January 31, 2013 / 8:14 AM / 5 years ago

Downbeat earnings from Shell floor FTSE

LONDON (Reuters) - The FTSE 100 closed lower on Thursday as downbeat company earnings and mixed global economic data triggered the sharpest one-day fall on the index since mid-November.

A worker shelters from the rain as he passes the London Stock Exchange in the City of London at lunchtime October 1, 2008. REUTERS/Toby Melville

Earnings were in focus after updates from British oil heavyweight Royal Dutch Shell and drugmaker AstraZeneca, and Facebook Inc in the United States, disappointed.

Shell alone took 16 points off the blue chip FTSE 100 index after its fourth quarter profit came in nearly $400 million short of expectations.

The FTSE closed down 46.23 points, or 0.7 percent at 6,276.88, edging away from mid-May 2008 highs of 6,376.

AstraZeneca shed 3.1 percent after warning of a tough year ahead, while in the United States No.1 social network Facebook fell 3.8 percent after its growth trailed the more aggressive estimates.

Temporary power provider Aggreko took its losses over the last five trading days to more than 11 percent, with traders citing recent press speculation about the potential for another warning on earnings when it reports in March.

British banks meanwhile face another round of compensation claims that could total billions of pounds after the regulator found they had widely mis-sold complex interest-rate hedging products to small businesses.

Royal Bank of Scotland shed 1.1 percent.

Retailer Kingfisher fell 1.5 percent after Nomura cut its target price and earnings estimates by 6 percent on the firm as it took a more pessimistic view of the UK market.

Recent results have put a dampener on investor optimism, which helped push markets up towards four-and-a-half year highs.

While 70 percent of European companies have so far beaten or met earnings estimates in the current reporting season, top analysts still expect fourth-quarter growth to fall 8.8 percent year-on-year.

After rallying 6 percent in January, Shore Capital strategist Gerard Lane said the FTSE looked “way too high given the near-term risks to earnings and the U.S. fiscal worries”.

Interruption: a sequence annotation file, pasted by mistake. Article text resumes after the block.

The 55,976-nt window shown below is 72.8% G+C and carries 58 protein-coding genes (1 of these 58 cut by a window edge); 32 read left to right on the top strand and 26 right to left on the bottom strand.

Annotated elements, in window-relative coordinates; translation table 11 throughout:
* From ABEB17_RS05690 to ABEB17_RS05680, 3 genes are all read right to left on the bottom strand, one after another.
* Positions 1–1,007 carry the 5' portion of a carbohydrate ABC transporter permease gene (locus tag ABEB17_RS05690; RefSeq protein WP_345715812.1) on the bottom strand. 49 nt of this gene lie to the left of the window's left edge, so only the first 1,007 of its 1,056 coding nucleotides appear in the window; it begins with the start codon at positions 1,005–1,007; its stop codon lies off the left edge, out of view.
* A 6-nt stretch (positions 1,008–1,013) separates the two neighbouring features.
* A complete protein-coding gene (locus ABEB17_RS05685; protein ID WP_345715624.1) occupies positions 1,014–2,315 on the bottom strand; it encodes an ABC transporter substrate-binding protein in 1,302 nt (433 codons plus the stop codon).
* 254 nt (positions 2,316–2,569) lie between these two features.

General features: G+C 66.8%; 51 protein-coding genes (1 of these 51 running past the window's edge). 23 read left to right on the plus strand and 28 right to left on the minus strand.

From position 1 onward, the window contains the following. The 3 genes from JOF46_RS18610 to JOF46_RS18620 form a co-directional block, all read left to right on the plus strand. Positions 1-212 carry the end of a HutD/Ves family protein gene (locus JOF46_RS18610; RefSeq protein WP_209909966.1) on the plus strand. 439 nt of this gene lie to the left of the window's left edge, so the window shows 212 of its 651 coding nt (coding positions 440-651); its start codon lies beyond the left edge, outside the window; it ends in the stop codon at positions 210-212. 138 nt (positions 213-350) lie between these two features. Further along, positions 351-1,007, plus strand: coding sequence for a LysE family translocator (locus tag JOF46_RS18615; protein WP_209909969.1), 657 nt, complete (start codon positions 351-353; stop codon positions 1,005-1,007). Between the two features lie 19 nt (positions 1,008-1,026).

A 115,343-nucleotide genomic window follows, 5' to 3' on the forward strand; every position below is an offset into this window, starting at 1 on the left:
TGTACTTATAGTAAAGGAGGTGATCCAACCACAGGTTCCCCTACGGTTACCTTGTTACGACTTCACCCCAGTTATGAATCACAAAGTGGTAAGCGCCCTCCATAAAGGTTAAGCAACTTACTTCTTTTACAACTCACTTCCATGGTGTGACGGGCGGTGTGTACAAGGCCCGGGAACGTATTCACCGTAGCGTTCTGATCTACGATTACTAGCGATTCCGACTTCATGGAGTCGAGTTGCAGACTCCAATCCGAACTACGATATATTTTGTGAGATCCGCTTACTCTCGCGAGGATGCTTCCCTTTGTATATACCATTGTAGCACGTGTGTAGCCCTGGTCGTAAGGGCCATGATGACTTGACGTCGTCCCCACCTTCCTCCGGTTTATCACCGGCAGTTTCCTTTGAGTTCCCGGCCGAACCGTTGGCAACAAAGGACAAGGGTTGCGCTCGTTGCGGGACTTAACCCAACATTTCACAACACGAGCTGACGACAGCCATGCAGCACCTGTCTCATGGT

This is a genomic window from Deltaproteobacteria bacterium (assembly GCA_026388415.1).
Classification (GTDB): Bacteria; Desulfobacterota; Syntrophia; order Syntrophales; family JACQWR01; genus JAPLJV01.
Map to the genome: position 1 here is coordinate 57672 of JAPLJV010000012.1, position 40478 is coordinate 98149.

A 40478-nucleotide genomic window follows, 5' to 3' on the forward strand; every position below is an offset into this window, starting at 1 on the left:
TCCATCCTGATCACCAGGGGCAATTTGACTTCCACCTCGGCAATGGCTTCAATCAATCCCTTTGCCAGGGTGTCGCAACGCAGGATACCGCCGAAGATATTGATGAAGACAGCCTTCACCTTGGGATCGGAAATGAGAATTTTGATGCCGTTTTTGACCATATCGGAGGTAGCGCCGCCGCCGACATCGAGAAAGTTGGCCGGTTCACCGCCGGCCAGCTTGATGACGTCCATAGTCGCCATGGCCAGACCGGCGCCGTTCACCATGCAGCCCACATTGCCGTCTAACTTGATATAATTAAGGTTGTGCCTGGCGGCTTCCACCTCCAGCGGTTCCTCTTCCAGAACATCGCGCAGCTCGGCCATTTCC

The London Stock Exchange is seen during ther morning rush hour in the City of London April 11, 2011. REUTERS/Toby Melville

“However, I still think the FTSE 100 will see 7,000 by the year-end and if you are a smart investor you invest for the 7,000 now rather than wait for a correction that might never happen,” he added.


British investment managers sharply increased their exposure to stocks in January as concerns of more financial instability receded and the market’s recovery gathered pace, a Reuters poll showed on Thursday.

But while broadly expecting the stock market recovery to continue, they cautioned that a risk of setbacks remains, with many of the world’s economic problems still not fully resolved.

A trader monitors the screen on a trading floor in London January 22, 2010. REUTERS/Stefan Wermuth

“Our view remains that however well the economic rebound proceeds, this recovery will still lack the strength seen in other rebounds,” Percival Stanion, Chairman of the Strategic Policy Group at Baring Asset Management, said in a note.

“Deleveraging will continue; deficits will be reduced; households will tighten their belts. The journey will still be long, but one that is getting shorter with every step,” he said.

Investors greeted BSkyB’s offer to show its popular sports channels online for a daily fee with enthusiasm, pushing the shares up 1.0 percent. The company is seeking new customers to offset slowing growth at its core pay-TV service given sluggish consumer spending.

Diageo was a top riser, up 1.3 percent after the world’s biggest spirits group ended talks to buy a stake in top-selling tequila brand Jose Cuervo.

Mixed macroeconomic data did little to imbue investors with the confidence needed to plough fresh money into markets already at multi-year highs.

Weak U.S. GDP data and downbeat comments from the Federal Reserve overnight were followed by jobless claims on Thursday, which pointed to a slow healing of the U.S. labour market.

Incomes in the world’s biggest economy, however, rose in December by the most in eight years while U.S. Midwest business activity picked up to a nine-month high.

“Investors now seem likely to sit on the sidelines hoping to glean clues from tomorrow’s non-farm payroll data,” a London-based trader said.

U.S. employers are expected to have added 160,000 jobs to their payrolls in January after an increase of 155,000 in December. The unemployment rate is seen holding steady at 7.8 percent..

Editing by Catherine Evans

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